What Is The DoDMERB?

Discussion in 'ROTC' started by ballsy, Sep 23, 2014.

  1. ballsy

    ballsy Member

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    Hello. I am currently applying for the Army ROTC scholarship as a senior in high school. Being said, I have heard a lot about the DoDMERB, which I believe is a medical evaluation? What is it? Also, when do I have to do it, before or after receiving a scholarship? Any info on it would be great. Thanks!
     
  2. Ohio2015Parent

    Ohio2015Parent Member

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    Yes, a medical evaluation, typically taken after an AROTC scholarship is offered.

    The process is pretty simple - you're notified to schedule the appointments with the approved doctor/s and eye exam provider, complete an online health history(may want mom/dad/guardians help since its pretty extensive and goes back to birth) show up at the scheduled times and the information is sent back by your healthcare providers.

    Hope that helps.
     
  3. Armydad88

    Armydad88 Member

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    My DD took the medical prior to being awarded the scholarhip. It was fairly early on in the process, as I recall. It was a relatively non-intrusive medical evaluation, and she passed with flying colors.
     
  4. Pima

    Pima Parent

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    Years ago they use to perform the exam prior to the scholarship being awarded, but due to budget cuts that rarely occurs now.

    Typically now if you see a ROTC scholarship candidate having it performed prior to the scholarship award, it is because the scholarship is plan B. SA candidates are sent when they are deemed competitive.

    The way the system works is Candidate Smith applies to every SA and ROTC, and let's say USMA sends them in August. AFROTC will be allowed to use the results.The commissioning branches are playing chicken. I.E. the first to order it will pay for the exam, thus by waiting a little bit longer, their chances are they can use the results for free. It is like you needing a cup of sugar....borrow from your neighbor for free instead of going out to buy sugar for yourself...and when they need the sugar they will come back and borrow from you, but sooner or later one of you will have to go out and buy the sugar, the only question is who will go out and buy it first? The answer is the one that needs it sooner!

    DoDMERB will qualify or disqualify according to the regulations set forth. If the candidate gets a DQ in something it is the commissioning source that determines if a waiver will be allowed. I.E. USNA cand decide not to waive your eye sight, but AROTC can de ice to waive.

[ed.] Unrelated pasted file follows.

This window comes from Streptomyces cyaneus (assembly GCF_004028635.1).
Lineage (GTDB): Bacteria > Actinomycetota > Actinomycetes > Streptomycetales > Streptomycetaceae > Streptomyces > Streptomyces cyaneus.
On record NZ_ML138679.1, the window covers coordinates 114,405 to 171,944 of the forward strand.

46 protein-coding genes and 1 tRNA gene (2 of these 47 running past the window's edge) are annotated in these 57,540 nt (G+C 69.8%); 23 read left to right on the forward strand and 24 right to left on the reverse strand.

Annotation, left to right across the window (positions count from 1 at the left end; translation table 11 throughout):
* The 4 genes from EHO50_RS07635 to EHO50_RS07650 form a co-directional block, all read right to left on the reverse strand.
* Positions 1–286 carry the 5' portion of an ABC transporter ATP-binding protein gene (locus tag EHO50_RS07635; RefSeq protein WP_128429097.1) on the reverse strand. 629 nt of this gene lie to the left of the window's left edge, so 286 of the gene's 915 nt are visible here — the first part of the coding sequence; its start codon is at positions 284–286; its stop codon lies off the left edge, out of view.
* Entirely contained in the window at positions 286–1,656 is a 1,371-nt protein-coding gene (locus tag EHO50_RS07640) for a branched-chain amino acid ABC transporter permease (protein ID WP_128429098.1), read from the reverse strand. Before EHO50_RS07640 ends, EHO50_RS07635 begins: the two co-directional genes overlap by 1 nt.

The big thing is if you know that you have had any medical issue since 13, get your paperwork in order now from your doc. Waivers depending on the time of year can take 3 weeks to 3 months.
    ~ Medical issues that quickly come to mind are concussions which kept you out of school, food allergies (nuts, shellfish, etc that require shots), asthma, vision rtialin, etc.
     
    Last edited: Sep 23, 2014
  5. clarksonarmy

    clarksonarmy Recruiting Operations Officer at Clarkson Army

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  6. Pima

    Pima Parent

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    Great link clarkson, and I strongly recommend every candidate, be it AROTC, NROTC or AFROTC read it.

    MODs please make this a sticky!

    The few things that people really need to understand is why a waiver is not granted. Clarkson drove home the fact this is not about you alone, it about risking the mission or forcing your peers to pick up the slack.
    ~ Can't deploy to a forward location because you need daily medicine to control the condition. The mission is still going to occur, but someone must take your place. This has a domino effect. That replacement needs a replacement, so on and so forth.

    Secondly, think of this like private health insurance regarding a pre-existing condition. Very rarely with age does a medical condition improve. The minute they waive it, they assume the costs to keep you healthy.
    ~ Use allergies as an example. If you do twenty years they are on the hook to cover you until you die, on top of the twenty years in service.

    Now, if they have more qualified candidates than slots, why should they grant the waiver?

    I am not saying they won't, I am saying that in the years I have been here waivers are not occurring at the same rate when I joined due to the fact that pool was/is large enough to not grant without doing damage.

    I also will stress when asked the question of alcohol or marijuana be honest because if you game the system and shade the truth and you need a Top Secret clearance three years later, it will be asked again. Meanwhile you forgot at 17/18 you shaded the truth and said 3, but now you say 5. In this case, somewhere along the line the number went up. Did you lie when you were 17/18 or did you do it during the past 3 years?

    Lastly, if you are athletic and play sports, the day before drink lots and lots of water. Many candidates find out that they have too much protein in their urine and are require to come back for another urine test. Drinking water and cutting down sodium prior will make it so you don't have to return for many.
     

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